The beauty industry - victim of gender bias in post-lockdown decision making on reopening?

July 27, 2020 11:00 AM
By Zoe Franklin

Zöe visits local aesthetician Sophia Wyatt to discuss post-lockdown reopeningA few weeks ago a local business owner, Sophia Wyatt of Sophia Wyatt Aesthetics, reached out to me by email to highlight the issues being faced by the beauty industry, which at the time was being prevented from reopening whilst hairdressers and barbers had already been given the green light to open their doors.

In her email she explained that the beauty sector is one that can be covid secure, already has the highest standards of hygiene on the High Street, and highlighted the fact that the industry contributes billions of pounds to the UK economy and supports over half a million jobs throughout the supply chain. It got me thinking...

The beauty industry is one that is largely run by women, for women and employs a largely female workforce. Could there be an element of gender bias, whether conscious or unconscious, in the decisions that have led to it not being allowed to reopen?

Before responding to Sophia I sat down and did some research. What I found started to suggest that the answer to my question was in fact 'yes'.

Soon after the reopening of Parliament in June various MPs began to highlight the issues the beauty industry was facing through questions to Government ministers. Some received a short, albeit unhelpful response, but on at least one occasion the PM Boris Johnson actually laughed at the question, following up his laugh with a dismissive comment about 'nail bars'. Further investigation also led me to an article written by Conservative MP Caroline Noakes on Conservative Home raising similar questions to me about whether there was gender-based disparity in the decisions being made towards opening up after lockdown - the comments were eye-opening, commentator after commentator (largely male) made dismissive or derogatory comments about the article.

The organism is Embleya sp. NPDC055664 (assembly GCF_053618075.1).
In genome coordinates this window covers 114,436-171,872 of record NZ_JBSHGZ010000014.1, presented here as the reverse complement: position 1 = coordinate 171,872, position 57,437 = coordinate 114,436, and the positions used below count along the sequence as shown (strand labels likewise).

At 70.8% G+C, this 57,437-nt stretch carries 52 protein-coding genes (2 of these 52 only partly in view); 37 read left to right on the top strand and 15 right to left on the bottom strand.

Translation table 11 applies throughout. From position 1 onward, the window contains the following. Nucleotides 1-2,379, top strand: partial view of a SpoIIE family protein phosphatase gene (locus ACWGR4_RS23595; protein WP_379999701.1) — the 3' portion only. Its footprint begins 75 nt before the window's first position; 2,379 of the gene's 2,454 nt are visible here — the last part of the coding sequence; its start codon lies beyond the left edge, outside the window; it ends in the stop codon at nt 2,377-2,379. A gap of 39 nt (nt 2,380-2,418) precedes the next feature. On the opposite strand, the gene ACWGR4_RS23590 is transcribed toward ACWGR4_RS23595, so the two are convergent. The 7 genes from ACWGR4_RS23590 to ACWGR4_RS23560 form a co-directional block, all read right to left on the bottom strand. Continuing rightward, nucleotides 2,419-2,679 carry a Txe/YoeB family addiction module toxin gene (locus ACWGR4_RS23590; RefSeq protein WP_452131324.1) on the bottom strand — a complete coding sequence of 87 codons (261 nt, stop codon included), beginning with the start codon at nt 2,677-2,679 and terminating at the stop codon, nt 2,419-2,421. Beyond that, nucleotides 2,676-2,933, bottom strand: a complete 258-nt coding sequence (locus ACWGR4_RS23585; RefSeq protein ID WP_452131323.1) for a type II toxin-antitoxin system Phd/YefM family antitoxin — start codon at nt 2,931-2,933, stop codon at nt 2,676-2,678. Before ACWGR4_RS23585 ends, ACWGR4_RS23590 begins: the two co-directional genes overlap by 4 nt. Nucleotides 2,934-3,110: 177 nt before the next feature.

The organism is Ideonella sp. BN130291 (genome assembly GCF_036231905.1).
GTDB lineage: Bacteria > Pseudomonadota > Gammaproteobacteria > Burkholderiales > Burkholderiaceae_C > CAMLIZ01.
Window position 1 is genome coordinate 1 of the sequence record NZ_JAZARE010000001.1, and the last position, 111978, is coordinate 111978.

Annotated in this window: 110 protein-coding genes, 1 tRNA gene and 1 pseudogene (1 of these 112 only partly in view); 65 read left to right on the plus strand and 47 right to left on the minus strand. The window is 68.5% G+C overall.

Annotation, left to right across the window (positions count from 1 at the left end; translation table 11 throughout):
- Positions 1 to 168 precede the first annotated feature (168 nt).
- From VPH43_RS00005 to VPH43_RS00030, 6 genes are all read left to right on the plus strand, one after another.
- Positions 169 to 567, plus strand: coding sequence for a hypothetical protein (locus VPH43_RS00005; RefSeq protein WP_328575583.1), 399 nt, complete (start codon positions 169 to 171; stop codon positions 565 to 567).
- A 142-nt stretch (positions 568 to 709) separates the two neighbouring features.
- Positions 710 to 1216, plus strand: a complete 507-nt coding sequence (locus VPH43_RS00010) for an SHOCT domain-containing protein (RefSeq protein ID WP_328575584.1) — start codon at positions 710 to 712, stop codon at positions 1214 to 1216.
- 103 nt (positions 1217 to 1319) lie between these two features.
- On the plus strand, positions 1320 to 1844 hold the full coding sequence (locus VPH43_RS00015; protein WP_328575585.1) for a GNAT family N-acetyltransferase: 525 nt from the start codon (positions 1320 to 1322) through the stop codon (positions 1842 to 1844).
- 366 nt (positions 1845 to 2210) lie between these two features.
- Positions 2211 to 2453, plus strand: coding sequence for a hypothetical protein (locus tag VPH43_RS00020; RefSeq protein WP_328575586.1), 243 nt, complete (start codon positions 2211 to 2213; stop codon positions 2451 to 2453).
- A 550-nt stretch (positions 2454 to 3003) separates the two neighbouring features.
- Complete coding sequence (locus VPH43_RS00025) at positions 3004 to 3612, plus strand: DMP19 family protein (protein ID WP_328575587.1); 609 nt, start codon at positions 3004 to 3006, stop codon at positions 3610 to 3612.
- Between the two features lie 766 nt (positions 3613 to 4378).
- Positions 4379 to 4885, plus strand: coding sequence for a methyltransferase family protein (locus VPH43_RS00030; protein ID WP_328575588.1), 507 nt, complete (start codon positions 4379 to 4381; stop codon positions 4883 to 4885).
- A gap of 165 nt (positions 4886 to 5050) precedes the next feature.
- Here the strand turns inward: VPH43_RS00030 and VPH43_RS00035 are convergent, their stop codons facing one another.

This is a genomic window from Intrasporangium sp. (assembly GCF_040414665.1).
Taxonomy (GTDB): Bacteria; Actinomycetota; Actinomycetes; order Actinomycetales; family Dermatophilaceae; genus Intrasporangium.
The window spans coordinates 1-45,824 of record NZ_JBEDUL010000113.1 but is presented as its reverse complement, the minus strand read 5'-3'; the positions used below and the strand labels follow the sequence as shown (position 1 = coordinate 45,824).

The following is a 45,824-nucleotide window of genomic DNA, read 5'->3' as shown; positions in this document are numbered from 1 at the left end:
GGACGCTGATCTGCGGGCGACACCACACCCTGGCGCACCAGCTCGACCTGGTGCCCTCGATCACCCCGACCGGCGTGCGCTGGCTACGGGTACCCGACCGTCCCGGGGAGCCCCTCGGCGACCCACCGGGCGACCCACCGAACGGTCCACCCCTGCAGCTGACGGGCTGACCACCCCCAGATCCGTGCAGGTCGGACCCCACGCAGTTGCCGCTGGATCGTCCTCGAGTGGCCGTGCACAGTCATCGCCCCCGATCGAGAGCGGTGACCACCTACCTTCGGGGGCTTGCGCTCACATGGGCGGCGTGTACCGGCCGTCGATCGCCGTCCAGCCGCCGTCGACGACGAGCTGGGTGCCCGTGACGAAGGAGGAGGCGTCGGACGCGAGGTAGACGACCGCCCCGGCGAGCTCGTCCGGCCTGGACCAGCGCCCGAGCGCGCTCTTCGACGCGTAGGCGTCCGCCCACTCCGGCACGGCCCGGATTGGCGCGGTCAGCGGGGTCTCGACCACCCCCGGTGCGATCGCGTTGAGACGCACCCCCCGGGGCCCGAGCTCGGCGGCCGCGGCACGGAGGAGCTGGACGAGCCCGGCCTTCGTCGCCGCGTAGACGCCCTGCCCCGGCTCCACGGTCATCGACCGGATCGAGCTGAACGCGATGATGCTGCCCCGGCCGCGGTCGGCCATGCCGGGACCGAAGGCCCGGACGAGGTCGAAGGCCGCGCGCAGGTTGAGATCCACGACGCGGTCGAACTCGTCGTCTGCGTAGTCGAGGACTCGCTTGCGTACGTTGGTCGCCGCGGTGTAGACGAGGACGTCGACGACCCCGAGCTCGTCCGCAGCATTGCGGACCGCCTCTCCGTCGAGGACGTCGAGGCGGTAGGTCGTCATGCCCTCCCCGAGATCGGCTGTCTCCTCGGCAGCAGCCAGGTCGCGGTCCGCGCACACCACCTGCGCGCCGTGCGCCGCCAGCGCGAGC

I responded to Sophia's email and invitation to her studio to see the measures she had put in place to make it covid secure and protect her clients, and to discuss the challenges she and the beauty industry face in more detail, with a "yes" and we met up a couple of weeks ago.

Our conversation was wide-ranging and highly informative (thank you Sophia). She explained that businesses like hers were once again able to open but that they would not be able to give facial treatments. Yet barbers have been given permission to work on the face, on facial hair, for periods of time similar to that required to provide a beauty treatment for the face. She also explained that preventing facial treatments was not only severely impacting on the income of business like hers but also had the real potential of shutting down some beauty clinics and businesses permanently. Of course, the impact of either scenario is that primarily women would lose their source of income and employment.

Since we met the Government has announced that facial treatments will be allowed to resume from 1st August. However, I am concerned that decision making on this issue (and potentially others) has been hampered by gender bias and a lack of understanding of the industry by male Government leaders and the Government needs to act to address this. Specifically, it should:

  1. Review the decision-making process used and consider whether it has been skewed by intentional or unintentional gender bias and if so respond with clear actions of how they can prevent this happening again in future.
  2. Ensure that Government ministers are fully briefed by industry experts, in tandem with Government scientists and advisers, before making decisions on issues relating to industries such as this that they may not be as familiar with.

I am glad that businesses like Sophia's will be able to fully reopen from 1st August but I remain concerned at the lasting impact that the apparent gender bias of the Government in decision-making may have on the livelihoods of this predominantly female-led industry. I am also concerned by the questions it raises as to whether other decisions made by the Government in relation to tackling the coronavirus outbreak and the subsequent relaxation of lockdown have been similarly impacted, though that's for another blog piece - watch this space.

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27th July 2020